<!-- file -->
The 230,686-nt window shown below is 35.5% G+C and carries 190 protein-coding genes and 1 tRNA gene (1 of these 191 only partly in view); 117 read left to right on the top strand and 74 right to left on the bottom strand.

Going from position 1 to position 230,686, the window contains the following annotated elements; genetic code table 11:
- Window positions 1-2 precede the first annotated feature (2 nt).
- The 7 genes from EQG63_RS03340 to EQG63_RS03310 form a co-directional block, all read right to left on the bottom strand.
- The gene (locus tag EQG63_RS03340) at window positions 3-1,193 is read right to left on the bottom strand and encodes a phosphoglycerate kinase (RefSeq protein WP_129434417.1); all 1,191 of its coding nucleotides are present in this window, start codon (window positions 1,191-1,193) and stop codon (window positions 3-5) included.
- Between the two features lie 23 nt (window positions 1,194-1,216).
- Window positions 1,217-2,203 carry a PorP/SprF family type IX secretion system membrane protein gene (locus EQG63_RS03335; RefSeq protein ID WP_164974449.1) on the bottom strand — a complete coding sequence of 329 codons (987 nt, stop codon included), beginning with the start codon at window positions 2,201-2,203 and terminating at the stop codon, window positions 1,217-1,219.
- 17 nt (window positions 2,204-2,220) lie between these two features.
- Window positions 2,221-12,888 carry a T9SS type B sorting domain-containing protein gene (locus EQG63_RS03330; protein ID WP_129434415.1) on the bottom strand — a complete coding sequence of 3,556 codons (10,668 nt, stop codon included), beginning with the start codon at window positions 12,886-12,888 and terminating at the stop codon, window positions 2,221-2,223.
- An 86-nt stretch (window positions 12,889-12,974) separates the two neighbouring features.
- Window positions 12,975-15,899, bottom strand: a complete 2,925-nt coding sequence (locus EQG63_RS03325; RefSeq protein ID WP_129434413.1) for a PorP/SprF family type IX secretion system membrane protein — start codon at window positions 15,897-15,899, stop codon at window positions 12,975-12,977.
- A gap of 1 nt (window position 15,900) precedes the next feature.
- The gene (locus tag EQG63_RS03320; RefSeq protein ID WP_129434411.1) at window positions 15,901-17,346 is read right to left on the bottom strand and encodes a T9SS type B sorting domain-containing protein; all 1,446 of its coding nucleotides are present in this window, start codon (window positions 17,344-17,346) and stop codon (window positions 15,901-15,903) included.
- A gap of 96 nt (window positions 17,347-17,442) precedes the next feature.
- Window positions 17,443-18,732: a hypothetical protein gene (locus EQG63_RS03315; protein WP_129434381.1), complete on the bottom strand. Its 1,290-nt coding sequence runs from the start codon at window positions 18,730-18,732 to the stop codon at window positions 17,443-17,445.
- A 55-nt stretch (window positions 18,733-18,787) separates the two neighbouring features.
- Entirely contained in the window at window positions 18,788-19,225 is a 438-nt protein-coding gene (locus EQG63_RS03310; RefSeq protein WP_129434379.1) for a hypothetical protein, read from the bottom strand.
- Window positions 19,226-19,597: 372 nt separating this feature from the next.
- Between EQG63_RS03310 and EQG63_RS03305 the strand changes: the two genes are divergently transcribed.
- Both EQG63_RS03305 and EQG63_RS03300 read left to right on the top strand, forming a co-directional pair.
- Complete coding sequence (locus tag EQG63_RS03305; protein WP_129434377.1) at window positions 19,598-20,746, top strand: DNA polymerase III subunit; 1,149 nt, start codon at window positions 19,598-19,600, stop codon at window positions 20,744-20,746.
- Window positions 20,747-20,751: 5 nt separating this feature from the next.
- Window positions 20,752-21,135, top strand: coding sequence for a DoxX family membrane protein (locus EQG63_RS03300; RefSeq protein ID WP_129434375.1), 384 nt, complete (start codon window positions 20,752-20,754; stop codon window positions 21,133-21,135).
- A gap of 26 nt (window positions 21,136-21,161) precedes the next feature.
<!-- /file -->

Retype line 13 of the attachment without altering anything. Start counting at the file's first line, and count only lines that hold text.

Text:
- The gene (locus tag EQG63_RS03320; RefSeq protein ID WP_129434411.1) at window positions 15,901-17,346 is read right to left on the bottom strand and encodes a T9SS type B sorting domain-containing protein; all 1,446 of its coding nucleotides are present in this window, start codon (window positions 17,344-17,346) and stop codon (window positions 15,901-15,903) included.